Thinking about a system of objects in terms of the messages they use to communicate with each other is a significant shift from how most of us are taught when we are introduced to objects.
In relation to this, the authors say that
tests and mock objects help us see the communication between our objects more clearly. I'm looking forward to learning more about this later on in the book, yayyy.
A useful way to think about objects is in terms of roles, responsibilities and collaborators (Wirfs-Brock and McKean, Kent Beck and Ward Cunningham).
- Roles: A set of related responsibilities.
- Responsibilities:An obligation to perform a task or know information.
- Collaboration:An interaction of objects or roles (or both).
It can be useful to use index cards to draw out your object's role, responsibilities and collaborators using a design tool called CRC cards. This allows you to explore the potential object structure of your system without getting stuck in detail or building yourself into a corner.
Tell, don't ask
When it comes to figuring out what the messages that objects send to other objects should say, we should let the
calling object define what it wants in terms of the role that it's neighbour plays, and let the called object decide how to make this happen.
One benifit of this way of writing messages is that it is easy to swap out objects that play the same role. You're just telling them what you want to do but not how to do it. So if the object isn't there the calling object doesn't break, the message just does not get received.
Another benefit of this approach is that it forces us to be very clear on exactly how we want the objects in our system to collaborate with each other. The behavior of each object is self-contained, they are in charge of the things they do. They can send messages to tell other objects that they want them to do something, but they don't actually do it for them. This makes a lot of sense, but is very different to the procedural way that most programmers are taught.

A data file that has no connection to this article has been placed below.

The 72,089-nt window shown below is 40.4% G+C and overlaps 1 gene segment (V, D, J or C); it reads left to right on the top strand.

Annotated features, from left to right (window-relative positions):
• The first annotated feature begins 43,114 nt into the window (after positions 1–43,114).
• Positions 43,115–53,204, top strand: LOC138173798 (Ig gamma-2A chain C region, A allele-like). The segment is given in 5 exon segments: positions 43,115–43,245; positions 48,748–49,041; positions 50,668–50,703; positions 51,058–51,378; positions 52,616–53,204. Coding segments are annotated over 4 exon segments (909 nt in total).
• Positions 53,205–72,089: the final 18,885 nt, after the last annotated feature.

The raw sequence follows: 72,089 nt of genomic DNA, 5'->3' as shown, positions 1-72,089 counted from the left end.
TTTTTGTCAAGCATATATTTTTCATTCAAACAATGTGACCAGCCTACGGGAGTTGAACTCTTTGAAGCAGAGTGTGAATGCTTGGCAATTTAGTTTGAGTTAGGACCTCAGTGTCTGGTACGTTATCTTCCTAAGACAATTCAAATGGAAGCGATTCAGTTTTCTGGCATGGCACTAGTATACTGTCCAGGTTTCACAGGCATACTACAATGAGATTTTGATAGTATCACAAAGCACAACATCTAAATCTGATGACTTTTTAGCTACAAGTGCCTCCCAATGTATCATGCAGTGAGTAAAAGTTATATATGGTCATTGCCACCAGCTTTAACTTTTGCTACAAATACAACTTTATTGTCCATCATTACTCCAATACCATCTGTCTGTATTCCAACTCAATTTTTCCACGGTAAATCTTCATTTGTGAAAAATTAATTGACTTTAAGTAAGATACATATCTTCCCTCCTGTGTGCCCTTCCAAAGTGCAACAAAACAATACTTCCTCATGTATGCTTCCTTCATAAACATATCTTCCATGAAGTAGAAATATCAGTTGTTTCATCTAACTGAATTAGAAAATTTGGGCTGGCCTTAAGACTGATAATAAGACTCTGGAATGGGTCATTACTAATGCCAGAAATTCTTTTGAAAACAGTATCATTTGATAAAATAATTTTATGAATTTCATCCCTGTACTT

But sometimes ask
Sometimes, we do ask objects for information for access to their internal state (instead of telling them to do something and return the result). Some examples of this include creating new objects and getting information from values and collections (an array is one example of a collection).
Asking objects for information can be called 'querying', and is something that we aim to do sparingly, with a clear name that makes it obvious what we are asking for. We do this sparingly because accessing an object's internal state makes the system a little more rigid. If you remove that object, then the query request becomes broken. Whereas a tell only message does not break if the receiver is removed, it just doesn't do anything.
Unit testing the collaborating objects
An object-oriented program consists of objects that can only interact with each other by sending messages to each other.
When we have objects that only communicate with each other by sending messages to each other, the focus of unit testing changes to reflect that.
The main focus of our test becomes making sure that objects communicate with each other as we expect them too. We can test this by making sure that it's collaborators have received the messages they are expecting to receive.
As the focus is on testing how our target object communicates with each other, we don't actually need it's collaborators to exist inside of the unit tests themselves. Instead, we replace the collaborators with mock objects that implement only the behaviour that is needed to make the test pass.
Support for TDD with Mock Objects
The steps that are involved in writing a test with mock objects are:
- Create any required mock objects
- Create any real objects, including the target object
- Specify how you expect the mock objects to be called by the target object.
- Call the triggering method(s) on the target object.
- Asserct that the resulting values are valid and that all the expected calls have been made.
The authors say that the most important thing is making
clear the intention of every test, distinguishing between the tested functionality, the supporting infrastructure, and the object structure.